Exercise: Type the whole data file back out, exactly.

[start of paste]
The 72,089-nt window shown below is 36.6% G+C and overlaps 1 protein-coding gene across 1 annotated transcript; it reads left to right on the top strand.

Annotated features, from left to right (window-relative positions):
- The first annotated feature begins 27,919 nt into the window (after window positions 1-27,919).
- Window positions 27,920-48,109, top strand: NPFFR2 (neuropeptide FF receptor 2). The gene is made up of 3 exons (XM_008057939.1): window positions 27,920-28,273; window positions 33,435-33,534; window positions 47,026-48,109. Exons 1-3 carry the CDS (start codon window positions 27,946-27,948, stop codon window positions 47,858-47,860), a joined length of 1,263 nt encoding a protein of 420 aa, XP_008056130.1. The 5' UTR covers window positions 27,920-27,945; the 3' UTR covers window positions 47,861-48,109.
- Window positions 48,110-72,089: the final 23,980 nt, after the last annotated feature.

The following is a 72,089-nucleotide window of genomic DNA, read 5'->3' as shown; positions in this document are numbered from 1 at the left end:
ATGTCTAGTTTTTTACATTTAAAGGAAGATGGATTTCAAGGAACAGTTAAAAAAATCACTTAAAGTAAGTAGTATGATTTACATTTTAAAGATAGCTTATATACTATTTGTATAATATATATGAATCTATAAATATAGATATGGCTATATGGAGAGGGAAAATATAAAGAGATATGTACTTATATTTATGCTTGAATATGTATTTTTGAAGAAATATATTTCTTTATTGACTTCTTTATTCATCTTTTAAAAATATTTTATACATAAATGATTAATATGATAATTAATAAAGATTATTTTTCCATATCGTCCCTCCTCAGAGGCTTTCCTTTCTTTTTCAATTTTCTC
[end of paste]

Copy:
The 72,089-nt window shown below is 36.6% G+C and overlaps 1 protein-coding gene across 1 annotated transcript; it reads left to right on the top strand.

Annotated features, from left to right (window-relative positions):
- The first annotated feature begins 27,919 nt into the window (after window positions 1-27,919).
- Window positions 27,920-48,109, top strand: NPFFR2 (neuropeptide FF receptor 2). The gene is made up of 3 exons (XM_008057939.1): window positions 27,920-28,273; window positions 33,435-33,534; window positions 47,026-48,109. Exons 1-3 carry the CDS (start codon window positions 27,946-27,948, stop codon window positions 47,858-47,860), a joined length of 1,263 nt encoding a protein of 420 aa, XP_008056130.1. The 5' UTR covers window positions 27,920-27,945; the 3' UTR covers window positions 47,861-48,109.
- Window positions 48,110-72,089: the final 23,980 nt, after the last annotated feature.

The following is a 72,089-nucleotide window of genomic DNA, read 5'->3' as shown; positions in this document are numbered from 1 at the left end:
ATGTCTAGTTTTTTACATTTAAAGGAAGATGGATTTCAAGGAACAGTTAAAAAAATCACTTAAAGTAAGTAGTATGATTTACATTTTAAAGATAGCTTATATACTATTTGTATAATATATATGAATCTATAAATATAGATATGGCTATATGGAGAGGGAAAATATAAAGAGATATGTACTTATATTTATGCTTGAATATGTATTTTTGAAGAAATATATTTCTTTATTGACTTCTTTATTCATCTTTTAAAAATATTTTATACATAAATGATTAATATGATAATTAATAAAGATTATTTTTCCATATCGTCCCTCCTCAGAGGCTTTCCTTTCTTTTTCAATTTTCTC